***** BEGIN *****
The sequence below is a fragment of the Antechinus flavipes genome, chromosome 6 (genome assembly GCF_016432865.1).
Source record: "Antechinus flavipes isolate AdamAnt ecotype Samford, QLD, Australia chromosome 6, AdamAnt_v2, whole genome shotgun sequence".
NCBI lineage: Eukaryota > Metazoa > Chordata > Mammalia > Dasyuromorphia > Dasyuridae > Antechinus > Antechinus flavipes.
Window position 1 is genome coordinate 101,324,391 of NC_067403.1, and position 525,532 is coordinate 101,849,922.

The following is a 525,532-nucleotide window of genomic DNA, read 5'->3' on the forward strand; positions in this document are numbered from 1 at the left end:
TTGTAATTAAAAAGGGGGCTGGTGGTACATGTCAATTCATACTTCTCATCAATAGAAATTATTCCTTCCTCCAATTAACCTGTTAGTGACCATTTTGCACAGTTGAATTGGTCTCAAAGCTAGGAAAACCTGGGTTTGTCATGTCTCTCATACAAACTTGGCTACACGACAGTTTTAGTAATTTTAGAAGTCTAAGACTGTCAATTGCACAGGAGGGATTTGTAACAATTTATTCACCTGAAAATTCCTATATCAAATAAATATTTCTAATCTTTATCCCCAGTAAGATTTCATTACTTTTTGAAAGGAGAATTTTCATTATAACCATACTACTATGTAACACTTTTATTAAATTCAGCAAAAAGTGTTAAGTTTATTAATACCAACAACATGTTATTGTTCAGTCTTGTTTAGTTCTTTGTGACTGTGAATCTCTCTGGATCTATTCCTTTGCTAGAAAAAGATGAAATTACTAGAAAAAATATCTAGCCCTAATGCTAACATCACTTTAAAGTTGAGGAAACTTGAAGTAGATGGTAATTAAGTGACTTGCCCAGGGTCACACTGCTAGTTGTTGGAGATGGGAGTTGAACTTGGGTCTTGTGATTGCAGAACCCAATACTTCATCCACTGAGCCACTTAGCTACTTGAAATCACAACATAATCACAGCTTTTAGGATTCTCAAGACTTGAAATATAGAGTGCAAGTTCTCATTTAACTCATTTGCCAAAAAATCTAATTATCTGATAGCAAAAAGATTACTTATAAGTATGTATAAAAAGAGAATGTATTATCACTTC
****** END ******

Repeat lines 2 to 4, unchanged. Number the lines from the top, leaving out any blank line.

Source record: "Antechinus flavipes isolate AdamAnt ecotype Samford, QLD, Australia chromosome 6, AdamAnt_v2, whole genome shotgun sequence".
NCBI lineage: Eukaryota > Metazoa > Chordata > Mammalia > Dasyuromorphia > Dasyuridae > Antechinus > Antechinus flavipes.
Window position 1 is genome coordinate 101,324,391 of NC_067403.1, and position 525,532 is coordinate 101,849,922.